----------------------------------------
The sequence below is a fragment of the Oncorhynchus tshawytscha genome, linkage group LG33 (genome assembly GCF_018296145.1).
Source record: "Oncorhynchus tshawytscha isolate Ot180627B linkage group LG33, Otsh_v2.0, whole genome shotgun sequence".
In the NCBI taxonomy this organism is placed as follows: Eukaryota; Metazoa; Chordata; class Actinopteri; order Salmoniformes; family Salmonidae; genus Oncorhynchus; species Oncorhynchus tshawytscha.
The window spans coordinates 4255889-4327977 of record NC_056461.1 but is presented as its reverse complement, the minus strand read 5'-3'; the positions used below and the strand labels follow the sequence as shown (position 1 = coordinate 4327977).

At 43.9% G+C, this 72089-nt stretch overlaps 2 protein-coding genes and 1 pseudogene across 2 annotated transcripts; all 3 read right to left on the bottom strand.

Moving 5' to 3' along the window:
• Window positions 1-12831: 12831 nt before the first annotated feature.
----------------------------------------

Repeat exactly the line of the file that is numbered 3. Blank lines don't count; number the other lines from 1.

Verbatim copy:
In the NCBI taxonomy this organism is placed as follows: Eukaryota; Metazoa; Chordata; class Actinopteri; order Salmoniformes; family Salmonidae; genus Oncorhynchus; species Oncorhynchus tshawytscha.